Aren't politics fun?
In tenth grade, with two years of experience as Class Historian, I ran for a third term. For whatever reason, my fear of public speaking kicked in at this point, and my speech went something like this ...
"Hi. I'm Katherine. I don't like to give speeches, but I've been your Class Historian for the past two years. Please vote for me again. Thanks."
I didn't hang a single campaign sign.
Clearly, it wasn't my speech. My speech was terrible! My speech gave absolutely no indication as to the way I had fulfilled my Class Historian duties in the previous two terms.
Interestingly, I was a really good historian.
In eighth grade, I made a scrapbook for our class. It included the scores of every single soccer, field hockey, and basketball game, as well as the highlights from every track meet entered into by Linglestown Junior High in the school year of 2007-08. It had pictures from most of the school dances. It painstakingly chronicles our school's efforts in raising money for the Four Diamonds Fund. Also, it covers a variety of "crowds." "Crowds" were big in junior high.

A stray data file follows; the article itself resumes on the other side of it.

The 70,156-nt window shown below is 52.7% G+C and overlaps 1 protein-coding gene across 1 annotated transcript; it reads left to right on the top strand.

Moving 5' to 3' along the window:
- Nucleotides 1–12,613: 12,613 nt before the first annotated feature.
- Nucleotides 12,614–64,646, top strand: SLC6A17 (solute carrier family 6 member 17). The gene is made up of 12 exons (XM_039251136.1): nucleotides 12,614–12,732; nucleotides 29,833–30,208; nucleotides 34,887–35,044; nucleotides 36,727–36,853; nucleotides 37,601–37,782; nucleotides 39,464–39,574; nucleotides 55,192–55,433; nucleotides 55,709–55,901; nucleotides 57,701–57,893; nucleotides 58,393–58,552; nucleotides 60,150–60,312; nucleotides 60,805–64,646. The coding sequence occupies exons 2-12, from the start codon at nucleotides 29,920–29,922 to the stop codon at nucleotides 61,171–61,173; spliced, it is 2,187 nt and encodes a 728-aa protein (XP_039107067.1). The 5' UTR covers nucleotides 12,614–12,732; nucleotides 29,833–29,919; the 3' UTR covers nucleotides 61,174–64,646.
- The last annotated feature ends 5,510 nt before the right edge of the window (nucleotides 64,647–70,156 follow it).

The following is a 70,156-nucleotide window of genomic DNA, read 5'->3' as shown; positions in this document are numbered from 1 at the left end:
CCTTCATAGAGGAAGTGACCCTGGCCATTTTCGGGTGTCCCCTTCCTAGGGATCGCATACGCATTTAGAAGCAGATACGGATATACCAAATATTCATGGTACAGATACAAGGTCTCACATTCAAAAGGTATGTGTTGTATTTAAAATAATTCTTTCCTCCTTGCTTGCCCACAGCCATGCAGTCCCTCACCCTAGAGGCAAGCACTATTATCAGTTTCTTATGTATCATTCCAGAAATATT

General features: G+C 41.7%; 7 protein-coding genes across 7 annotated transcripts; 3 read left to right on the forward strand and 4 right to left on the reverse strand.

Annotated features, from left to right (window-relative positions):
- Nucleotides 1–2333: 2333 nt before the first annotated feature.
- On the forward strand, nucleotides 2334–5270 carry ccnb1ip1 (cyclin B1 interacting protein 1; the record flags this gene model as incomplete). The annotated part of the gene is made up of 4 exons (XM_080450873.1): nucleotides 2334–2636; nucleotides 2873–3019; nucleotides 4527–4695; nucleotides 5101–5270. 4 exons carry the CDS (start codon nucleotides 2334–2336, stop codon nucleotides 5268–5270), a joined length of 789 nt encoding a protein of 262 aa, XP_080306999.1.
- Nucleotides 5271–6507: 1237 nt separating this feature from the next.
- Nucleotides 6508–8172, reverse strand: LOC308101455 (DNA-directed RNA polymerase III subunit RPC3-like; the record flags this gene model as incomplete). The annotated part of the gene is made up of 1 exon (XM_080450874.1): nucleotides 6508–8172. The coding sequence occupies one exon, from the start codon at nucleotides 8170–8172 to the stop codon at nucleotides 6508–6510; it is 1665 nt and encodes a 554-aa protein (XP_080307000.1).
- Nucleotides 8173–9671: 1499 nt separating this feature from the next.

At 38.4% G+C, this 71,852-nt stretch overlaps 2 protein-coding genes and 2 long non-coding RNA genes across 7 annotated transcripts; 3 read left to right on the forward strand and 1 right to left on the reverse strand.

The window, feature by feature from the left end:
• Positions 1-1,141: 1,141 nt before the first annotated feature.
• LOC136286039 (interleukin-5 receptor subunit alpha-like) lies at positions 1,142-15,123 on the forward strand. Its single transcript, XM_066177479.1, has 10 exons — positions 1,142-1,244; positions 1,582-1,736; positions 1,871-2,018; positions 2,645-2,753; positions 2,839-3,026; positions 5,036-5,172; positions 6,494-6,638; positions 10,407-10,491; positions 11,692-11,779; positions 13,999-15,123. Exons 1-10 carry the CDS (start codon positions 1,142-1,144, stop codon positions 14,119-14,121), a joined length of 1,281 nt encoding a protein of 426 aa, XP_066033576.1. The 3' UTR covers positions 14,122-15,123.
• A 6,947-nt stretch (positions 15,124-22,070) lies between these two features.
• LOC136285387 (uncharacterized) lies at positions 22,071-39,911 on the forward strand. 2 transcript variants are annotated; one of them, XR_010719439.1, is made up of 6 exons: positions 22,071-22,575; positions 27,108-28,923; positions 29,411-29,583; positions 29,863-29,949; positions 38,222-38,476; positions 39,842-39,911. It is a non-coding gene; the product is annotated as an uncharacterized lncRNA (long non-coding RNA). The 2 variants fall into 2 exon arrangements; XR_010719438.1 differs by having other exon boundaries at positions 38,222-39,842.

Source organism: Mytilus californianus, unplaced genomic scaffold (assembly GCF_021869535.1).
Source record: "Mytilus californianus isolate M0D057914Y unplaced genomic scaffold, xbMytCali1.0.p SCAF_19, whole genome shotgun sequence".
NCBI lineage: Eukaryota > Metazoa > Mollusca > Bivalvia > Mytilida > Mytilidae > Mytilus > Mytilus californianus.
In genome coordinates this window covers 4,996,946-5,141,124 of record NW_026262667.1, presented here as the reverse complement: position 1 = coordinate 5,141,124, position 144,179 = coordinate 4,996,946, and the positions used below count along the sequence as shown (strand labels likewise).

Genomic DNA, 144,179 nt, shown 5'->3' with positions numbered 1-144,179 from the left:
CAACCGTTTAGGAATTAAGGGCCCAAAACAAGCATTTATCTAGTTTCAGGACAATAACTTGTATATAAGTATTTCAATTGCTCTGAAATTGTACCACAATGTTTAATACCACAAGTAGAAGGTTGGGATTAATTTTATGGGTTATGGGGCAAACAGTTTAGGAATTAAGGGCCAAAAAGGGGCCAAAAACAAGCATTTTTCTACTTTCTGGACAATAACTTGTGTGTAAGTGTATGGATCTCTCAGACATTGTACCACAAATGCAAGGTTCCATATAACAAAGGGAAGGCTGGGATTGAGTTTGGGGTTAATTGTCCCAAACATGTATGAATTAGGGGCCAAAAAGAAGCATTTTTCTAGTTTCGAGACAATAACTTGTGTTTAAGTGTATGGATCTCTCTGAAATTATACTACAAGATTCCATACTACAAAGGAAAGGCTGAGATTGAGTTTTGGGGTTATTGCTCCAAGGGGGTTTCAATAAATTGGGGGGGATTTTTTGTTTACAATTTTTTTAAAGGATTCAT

I worked all summer on it. Hopefully, it still resides in the library of LJHS. Our memories live on. My work as a Class Historian encapsulated our story.
Did my tenth grade speech reflect any of this?
Words are powerful. We all know this.
And yet, people are phenomenal at twisting, distorting, sound-biting, manipulating words.
The point of this post: I am so bored by facebook links to political articles that quote this and that speech of either candidate and comment on it ... as if this speech or their comments are the last word on a matter.
All of these words are tainted.
Let's not give them credibility by recirculating them.
Lesson Learned: Not everything is worth our time to read.